March 7, 2019 / 5:37 PM / 7 months ago

U.S. senator wants criminal investigation of military base landlords

FILE PHOTO: U.S. Senator Richard Blumenthal (D-CT) speaks during U.S. Supreme Court nominee Judge Brett Kavanaugh's U.S. Senate Judiciary Committee confirmation hearing on Capitol Hill in Washington, U.S., September 4, 2018. REUTERS/Joshua Roberts

(Reuters) - U.S. Senator Richard Blumenthal called on Thursday for a criminal fraud investigation of private landlords who operate housing on U.S. military bases, following Reuters reports that showed how thousands of U.S. military families were subjected to serious health and safety hazards in on-base housing.

Blumenthal was speaking at a hearing of the Senate Armed Services Committee called to discuss how to hold the military and contractors accountable for substandard living conditions on some bases.

The U.S. Army, Navy, Air Force and Marines unveiled a proposed tenant bill of rights on Wednesday that would hand more power to military families facing housing hazards.

The proposed bill could usher in a major overhaul of the military’s two-decade-old housing privatization program. Among other steps, it will require the military to renegotiate contracts – worth billions of dollars – with the real estate companies and bondholders who back the deals, Secretary of the Navy Richard Spencer said in an interview.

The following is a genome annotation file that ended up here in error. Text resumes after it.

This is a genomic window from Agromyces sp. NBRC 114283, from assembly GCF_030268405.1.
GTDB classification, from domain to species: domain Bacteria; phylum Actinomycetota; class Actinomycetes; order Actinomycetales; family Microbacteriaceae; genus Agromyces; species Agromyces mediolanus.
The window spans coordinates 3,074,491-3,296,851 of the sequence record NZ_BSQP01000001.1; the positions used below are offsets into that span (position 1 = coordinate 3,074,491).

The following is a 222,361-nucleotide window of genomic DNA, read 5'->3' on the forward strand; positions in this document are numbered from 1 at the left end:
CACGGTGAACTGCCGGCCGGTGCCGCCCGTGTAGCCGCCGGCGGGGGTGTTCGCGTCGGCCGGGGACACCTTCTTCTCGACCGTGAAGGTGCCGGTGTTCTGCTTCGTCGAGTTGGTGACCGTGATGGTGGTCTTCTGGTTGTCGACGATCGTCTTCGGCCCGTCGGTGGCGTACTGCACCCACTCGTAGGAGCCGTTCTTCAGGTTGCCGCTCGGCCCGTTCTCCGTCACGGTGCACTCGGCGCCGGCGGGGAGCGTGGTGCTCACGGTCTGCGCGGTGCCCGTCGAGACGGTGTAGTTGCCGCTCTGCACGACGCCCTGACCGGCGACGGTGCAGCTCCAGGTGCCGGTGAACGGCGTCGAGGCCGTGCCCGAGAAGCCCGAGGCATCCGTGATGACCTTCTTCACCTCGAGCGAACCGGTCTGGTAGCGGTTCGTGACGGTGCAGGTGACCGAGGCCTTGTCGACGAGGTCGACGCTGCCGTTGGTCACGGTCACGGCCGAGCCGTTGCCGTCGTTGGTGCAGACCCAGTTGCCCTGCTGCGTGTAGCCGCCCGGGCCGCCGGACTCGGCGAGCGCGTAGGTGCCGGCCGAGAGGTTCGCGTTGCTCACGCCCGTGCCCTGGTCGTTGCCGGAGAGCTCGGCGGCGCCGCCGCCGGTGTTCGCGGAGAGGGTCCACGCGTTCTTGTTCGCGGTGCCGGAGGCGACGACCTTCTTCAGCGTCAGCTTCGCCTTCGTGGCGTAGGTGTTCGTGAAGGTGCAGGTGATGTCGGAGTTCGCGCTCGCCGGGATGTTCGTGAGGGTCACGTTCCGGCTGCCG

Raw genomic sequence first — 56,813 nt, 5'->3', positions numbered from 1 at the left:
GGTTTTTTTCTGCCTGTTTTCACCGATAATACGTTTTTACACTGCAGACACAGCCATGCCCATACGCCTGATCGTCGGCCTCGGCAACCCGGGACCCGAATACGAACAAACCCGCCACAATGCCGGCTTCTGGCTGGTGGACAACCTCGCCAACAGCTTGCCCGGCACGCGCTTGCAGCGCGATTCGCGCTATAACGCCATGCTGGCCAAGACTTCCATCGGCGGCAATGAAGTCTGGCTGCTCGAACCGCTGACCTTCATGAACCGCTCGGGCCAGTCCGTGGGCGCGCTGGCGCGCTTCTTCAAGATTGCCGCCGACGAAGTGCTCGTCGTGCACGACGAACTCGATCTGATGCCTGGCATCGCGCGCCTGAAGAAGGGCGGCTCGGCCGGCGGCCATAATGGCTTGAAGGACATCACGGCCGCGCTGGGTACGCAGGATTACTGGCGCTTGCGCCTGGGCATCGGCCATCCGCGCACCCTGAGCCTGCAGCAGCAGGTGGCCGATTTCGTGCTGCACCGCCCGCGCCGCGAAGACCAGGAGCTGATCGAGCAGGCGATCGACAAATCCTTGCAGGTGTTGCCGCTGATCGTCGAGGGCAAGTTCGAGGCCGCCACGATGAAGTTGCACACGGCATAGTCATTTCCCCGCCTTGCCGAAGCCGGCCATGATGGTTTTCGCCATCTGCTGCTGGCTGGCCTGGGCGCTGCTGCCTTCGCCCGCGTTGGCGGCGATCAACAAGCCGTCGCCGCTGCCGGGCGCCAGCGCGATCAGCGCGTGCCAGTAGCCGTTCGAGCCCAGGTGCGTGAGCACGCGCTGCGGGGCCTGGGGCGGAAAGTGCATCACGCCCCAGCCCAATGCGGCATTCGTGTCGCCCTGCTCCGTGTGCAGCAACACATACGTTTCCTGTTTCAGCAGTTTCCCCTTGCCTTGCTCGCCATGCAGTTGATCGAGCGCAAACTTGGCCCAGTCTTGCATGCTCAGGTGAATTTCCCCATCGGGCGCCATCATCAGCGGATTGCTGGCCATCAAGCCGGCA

The measure was prompted by a Reuters series, “Ambushed at Home,” that detailed how thousands of U.S. military families have been subjected to hazards including mold, lead poisoning risks, and pest infestations but have only limited tenant rights under the military’s confidential contracts with private landlords.

Read the series at: reut.rs/2t1Y2UA

A draft of the document, signed by the secretaries of the Navy, Army and Air Force, proposes several measures. One would allow military base tenants to withhold rent payments from landlords if housing troubles persist, potentially resulting in refunds. Other provisions would guarantee tenants’ access to housing advocates when they dispute landlords or allow them to move, at no cost, to “suitable lodging” if repairs aren’t made.

Reporting by Michael Pell; Editing by Daniel Wallis, Phil Berlowitz and Cynthia Osterman

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